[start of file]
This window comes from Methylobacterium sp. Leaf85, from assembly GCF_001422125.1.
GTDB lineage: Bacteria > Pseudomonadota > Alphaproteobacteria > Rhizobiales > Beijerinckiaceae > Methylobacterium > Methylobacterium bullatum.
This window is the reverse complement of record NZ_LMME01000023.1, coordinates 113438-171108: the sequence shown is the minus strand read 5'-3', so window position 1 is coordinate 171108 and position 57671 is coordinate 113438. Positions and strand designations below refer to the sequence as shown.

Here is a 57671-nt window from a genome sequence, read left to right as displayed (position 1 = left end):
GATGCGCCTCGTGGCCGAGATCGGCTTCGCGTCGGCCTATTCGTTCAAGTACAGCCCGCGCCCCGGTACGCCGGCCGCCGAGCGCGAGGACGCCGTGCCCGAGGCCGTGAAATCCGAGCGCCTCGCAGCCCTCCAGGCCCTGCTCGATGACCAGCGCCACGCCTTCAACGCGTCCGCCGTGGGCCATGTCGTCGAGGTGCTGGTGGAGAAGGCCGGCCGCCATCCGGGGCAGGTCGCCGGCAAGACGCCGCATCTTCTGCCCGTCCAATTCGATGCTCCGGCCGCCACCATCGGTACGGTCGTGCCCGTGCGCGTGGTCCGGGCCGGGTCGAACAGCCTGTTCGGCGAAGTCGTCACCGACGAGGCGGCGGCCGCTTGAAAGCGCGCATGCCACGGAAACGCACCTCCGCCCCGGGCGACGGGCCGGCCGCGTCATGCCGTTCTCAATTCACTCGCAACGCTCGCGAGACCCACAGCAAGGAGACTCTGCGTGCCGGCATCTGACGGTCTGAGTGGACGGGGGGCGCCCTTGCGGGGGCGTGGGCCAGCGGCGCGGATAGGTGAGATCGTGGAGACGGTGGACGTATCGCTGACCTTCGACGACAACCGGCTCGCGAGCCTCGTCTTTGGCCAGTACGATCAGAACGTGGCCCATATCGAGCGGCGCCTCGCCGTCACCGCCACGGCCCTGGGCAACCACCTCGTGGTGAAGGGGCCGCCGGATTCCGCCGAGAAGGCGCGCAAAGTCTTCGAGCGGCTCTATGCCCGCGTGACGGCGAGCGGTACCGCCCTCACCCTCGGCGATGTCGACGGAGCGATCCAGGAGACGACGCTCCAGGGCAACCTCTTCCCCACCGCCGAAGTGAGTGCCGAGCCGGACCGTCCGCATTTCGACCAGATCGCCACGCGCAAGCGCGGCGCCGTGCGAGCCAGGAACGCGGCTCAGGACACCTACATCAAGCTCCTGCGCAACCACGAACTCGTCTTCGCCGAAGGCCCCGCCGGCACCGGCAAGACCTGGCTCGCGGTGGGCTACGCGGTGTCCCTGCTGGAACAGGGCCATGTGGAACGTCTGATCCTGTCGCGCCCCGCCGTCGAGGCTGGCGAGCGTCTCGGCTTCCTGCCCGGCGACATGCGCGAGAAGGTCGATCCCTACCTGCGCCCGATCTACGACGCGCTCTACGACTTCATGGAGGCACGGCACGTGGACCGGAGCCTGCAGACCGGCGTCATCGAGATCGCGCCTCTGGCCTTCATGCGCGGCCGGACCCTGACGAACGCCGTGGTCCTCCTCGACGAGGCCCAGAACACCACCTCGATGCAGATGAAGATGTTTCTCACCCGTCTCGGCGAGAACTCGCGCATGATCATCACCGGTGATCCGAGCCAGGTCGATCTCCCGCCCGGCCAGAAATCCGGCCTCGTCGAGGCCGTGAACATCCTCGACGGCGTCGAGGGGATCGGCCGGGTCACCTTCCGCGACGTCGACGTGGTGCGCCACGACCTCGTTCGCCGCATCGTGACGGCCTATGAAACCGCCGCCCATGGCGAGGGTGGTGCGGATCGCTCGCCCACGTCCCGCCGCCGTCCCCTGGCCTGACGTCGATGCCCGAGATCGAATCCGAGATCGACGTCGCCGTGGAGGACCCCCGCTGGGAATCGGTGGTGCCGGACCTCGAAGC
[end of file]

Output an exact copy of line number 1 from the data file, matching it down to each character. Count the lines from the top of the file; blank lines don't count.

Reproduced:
This window comes from Methylobacterium sp. Leaf85, from assembly GCF_001422125.1.